Global Press Journal – Despite the immense mineral wealth in DRC, people here live in endemic poverty. In Rubaya, a powerful evidence of that poverty is the large number of young children who have dropped out of school or who have fended for themselves from an early age.
A 2009 law prohibits all forms of economic exploitation of any person under 18 years of age, and some of the larger mines have removed children from their sites to comply with that law, even as they declined to confirm there were children working at the sites.
In addition to the DRC’s law, the International Labour Organization states that mining is one of the worst forms of child labor, calling it a “work which, by its nature or the circumstances in which it is carried out, is likely to harm the health, safety or morals of children.”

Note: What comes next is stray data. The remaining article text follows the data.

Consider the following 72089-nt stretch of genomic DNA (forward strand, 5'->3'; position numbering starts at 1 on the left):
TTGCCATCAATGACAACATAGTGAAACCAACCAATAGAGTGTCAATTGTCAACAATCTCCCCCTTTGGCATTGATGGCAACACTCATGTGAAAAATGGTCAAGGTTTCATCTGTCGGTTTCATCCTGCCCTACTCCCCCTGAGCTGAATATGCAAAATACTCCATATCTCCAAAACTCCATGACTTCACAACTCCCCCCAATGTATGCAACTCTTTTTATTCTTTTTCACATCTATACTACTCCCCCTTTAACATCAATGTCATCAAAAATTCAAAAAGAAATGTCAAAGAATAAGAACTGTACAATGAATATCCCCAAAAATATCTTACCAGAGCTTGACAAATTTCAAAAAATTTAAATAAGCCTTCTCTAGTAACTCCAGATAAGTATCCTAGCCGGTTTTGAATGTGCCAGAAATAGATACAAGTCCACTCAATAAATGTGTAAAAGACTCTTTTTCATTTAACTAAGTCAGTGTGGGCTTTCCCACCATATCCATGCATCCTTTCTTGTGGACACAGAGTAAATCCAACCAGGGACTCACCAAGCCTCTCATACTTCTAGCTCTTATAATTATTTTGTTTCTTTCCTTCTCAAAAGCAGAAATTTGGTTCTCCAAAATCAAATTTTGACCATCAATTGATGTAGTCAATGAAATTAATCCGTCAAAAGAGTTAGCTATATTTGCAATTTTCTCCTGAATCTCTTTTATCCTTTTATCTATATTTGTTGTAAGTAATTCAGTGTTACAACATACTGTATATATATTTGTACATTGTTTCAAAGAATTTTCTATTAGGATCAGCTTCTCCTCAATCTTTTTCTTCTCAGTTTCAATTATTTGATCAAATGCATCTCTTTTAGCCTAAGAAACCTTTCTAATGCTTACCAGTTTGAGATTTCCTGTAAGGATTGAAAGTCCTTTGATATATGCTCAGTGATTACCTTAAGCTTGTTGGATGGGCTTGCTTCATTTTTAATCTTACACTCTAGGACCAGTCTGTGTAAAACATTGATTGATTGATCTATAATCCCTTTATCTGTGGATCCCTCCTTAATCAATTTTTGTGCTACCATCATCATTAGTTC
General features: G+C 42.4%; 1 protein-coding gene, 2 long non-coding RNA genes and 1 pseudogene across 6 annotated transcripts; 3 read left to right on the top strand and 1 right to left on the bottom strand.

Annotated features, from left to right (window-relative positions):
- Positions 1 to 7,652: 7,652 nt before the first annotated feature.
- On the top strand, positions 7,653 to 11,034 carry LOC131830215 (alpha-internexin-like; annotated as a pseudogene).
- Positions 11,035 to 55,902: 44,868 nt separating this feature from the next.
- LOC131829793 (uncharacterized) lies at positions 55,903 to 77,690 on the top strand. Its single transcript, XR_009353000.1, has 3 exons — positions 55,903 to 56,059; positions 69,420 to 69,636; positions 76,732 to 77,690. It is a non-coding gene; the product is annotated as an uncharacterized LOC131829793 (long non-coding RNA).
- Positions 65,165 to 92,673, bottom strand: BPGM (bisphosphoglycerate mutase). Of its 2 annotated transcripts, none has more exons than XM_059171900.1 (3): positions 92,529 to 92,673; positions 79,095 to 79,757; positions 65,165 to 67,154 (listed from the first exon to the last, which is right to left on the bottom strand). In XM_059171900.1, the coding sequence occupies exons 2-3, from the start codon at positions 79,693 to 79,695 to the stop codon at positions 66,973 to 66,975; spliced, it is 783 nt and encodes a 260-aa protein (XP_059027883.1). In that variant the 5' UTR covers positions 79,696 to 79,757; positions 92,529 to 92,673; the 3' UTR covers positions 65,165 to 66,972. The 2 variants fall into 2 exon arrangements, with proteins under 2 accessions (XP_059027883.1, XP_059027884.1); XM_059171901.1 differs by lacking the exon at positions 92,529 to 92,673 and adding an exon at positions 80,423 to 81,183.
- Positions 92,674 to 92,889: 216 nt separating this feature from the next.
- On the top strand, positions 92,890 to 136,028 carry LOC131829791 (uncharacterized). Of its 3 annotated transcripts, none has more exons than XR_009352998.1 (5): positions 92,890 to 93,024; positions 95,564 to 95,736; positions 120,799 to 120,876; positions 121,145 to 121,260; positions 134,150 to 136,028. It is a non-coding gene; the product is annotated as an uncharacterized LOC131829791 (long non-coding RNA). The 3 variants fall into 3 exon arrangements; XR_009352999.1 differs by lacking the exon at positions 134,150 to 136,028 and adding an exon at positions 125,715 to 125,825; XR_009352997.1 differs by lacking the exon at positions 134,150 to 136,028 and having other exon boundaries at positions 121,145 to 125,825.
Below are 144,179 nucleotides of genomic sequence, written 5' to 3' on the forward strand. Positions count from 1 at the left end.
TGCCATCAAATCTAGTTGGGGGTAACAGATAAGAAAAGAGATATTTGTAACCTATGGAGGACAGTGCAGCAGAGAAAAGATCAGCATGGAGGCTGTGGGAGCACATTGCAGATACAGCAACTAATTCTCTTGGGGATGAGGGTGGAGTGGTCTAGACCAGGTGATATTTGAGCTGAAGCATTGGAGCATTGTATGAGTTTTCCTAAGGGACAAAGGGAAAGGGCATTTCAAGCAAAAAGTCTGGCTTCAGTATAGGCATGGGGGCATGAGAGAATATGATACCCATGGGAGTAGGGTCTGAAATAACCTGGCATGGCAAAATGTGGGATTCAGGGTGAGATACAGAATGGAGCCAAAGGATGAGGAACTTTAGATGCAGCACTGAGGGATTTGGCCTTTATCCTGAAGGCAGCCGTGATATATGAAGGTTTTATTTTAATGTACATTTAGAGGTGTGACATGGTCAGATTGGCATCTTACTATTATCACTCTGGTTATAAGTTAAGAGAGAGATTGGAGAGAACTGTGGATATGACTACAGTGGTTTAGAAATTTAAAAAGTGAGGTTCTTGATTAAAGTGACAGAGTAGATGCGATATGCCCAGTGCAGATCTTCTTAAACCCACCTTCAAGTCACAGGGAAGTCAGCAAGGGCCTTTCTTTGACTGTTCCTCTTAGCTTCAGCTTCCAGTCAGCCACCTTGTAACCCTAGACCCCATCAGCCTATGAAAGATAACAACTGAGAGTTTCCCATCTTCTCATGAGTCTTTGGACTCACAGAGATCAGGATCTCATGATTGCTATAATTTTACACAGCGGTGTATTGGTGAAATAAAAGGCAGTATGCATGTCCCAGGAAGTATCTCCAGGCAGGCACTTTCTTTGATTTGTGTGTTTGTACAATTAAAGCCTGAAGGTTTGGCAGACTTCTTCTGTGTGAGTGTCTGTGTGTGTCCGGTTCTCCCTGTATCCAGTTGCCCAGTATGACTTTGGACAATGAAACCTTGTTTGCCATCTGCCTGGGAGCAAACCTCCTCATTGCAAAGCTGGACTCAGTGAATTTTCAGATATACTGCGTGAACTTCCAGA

Still, there are 168 million children worldwide trapped in child labor. According to the ILO’S World Report on Child Labor 2015, since 2011, DRC is one of the 108 countries in the world and 28 countries in Africa in which children work in hazardous jobs.
Artisanal mining, also known as small-scale or subsistence mining, is unregulated in many countries, including DRC. Of the up to 2 million people in DRC estimated to engage in artisanal mining, some 40 percent are said to be children.
“It’s not a secret that some owners of mining sites choose to have cheap labor, which is the main reason for the presence and work of children in mines in DRC,” said Janvier Murairi Bakihanaye, president of Association pour le Developpement des Initiatives Paysannes (ASSODIP) and one of DRC’s leading human rights researchers.
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